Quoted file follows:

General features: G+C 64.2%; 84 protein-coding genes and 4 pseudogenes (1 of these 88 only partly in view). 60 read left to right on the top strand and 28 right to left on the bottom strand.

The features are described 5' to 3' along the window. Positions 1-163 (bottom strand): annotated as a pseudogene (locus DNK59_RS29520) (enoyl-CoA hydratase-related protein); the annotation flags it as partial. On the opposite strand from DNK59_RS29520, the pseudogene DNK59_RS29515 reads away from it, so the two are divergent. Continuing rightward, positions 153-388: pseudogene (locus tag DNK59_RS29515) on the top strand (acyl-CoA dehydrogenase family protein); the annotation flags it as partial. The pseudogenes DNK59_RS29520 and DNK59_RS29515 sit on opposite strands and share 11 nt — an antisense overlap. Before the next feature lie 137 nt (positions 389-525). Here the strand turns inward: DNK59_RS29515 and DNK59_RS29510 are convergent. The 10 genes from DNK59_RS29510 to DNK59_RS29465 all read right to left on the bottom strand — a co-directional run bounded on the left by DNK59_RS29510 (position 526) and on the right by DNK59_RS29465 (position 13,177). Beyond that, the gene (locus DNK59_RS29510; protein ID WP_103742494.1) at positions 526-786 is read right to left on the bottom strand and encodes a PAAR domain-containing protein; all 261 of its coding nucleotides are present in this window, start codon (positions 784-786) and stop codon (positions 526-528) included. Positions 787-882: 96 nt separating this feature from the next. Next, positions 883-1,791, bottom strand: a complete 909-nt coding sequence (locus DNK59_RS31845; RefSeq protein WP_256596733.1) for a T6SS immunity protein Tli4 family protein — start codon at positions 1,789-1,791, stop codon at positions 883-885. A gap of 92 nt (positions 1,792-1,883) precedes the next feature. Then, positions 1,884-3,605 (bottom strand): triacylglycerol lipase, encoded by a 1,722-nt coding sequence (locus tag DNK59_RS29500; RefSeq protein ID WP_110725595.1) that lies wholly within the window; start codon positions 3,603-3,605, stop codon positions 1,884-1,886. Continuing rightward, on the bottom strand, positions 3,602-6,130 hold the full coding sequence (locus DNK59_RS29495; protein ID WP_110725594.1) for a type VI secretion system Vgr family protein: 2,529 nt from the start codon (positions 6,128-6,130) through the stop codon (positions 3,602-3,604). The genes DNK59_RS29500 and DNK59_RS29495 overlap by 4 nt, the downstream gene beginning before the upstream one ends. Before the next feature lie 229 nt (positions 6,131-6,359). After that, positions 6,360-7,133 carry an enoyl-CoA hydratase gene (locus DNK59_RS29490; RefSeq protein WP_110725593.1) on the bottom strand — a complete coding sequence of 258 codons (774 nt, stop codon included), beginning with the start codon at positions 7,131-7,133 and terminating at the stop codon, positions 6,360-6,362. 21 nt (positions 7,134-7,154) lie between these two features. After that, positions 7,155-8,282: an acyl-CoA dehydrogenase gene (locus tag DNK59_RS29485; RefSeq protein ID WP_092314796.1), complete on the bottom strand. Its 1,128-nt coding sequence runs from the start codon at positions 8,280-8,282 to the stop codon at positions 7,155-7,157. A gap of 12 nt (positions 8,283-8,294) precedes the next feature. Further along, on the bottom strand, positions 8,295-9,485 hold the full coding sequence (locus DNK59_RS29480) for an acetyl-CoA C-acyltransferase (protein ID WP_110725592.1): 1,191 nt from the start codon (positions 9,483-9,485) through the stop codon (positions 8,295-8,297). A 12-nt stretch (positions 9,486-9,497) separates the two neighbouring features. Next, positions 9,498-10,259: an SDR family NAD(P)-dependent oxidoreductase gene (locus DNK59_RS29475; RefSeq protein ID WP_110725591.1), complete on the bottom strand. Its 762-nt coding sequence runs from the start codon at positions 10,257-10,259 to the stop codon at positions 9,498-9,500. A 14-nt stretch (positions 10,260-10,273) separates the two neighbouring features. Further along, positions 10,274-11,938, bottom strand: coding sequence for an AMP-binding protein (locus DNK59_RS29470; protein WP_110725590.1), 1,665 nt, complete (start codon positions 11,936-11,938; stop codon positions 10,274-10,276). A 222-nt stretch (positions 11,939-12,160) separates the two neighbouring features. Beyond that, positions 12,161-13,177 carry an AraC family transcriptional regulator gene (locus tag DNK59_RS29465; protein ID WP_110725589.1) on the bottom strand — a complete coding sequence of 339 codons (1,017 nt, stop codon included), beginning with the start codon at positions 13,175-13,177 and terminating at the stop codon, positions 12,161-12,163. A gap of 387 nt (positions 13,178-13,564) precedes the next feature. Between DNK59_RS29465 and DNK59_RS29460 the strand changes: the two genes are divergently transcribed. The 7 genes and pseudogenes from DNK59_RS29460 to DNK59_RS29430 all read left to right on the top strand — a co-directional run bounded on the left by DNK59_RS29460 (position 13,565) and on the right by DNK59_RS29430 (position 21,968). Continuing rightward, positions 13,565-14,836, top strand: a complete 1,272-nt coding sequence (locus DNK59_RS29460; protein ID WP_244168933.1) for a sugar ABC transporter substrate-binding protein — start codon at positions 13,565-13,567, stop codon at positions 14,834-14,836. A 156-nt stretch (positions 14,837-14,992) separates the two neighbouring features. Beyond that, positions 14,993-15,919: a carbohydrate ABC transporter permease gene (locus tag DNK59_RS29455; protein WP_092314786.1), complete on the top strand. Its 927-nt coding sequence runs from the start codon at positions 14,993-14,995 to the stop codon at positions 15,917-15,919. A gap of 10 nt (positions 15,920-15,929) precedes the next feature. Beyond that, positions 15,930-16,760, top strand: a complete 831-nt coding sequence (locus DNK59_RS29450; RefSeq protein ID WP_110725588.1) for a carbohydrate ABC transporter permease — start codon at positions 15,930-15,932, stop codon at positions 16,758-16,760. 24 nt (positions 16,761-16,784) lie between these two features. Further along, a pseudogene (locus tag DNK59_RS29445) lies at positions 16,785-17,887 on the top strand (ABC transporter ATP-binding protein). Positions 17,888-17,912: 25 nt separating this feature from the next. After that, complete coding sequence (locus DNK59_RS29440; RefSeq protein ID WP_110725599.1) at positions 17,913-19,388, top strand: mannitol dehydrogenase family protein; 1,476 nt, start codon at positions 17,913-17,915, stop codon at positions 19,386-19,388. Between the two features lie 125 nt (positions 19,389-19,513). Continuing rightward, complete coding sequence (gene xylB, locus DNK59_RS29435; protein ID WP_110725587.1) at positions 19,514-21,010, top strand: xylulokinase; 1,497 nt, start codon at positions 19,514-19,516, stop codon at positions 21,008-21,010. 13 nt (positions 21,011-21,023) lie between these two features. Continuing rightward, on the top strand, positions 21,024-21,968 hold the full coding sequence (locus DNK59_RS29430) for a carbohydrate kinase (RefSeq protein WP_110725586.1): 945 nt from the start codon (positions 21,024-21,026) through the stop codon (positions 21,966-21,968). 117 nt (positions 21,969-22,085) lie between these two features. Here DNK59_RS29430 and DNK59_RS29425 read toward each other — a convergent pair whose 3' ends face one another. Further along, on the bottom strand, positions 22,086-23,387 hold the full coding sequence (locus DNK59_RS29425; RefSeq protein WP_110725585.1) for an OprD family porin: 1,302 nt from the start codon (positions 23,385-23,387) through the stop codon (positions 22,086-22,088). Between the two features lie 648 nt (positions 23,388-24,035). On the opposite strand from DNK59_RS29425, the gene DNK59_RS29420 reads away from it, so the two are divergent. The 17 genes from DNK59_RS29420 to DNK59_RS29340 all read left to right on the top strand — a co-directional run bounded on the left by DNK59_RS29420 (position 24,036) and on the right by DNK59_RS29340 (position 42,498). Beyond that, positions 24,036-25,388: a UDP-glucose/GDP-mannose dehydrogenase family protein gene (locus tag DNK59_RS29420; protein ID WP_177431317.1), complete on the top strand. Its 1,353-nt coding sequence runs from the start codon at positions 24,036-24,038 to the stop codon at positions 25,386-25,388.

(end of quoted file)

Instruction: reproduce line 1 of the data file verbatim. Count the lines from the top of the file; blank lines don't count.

General features: G+C 64.2%; 84 protein-coding genes and 4 pseudogenes (1 of these 88 only partly in view). 60 read left to right on the top strand and 28 right to left on the bottom strand.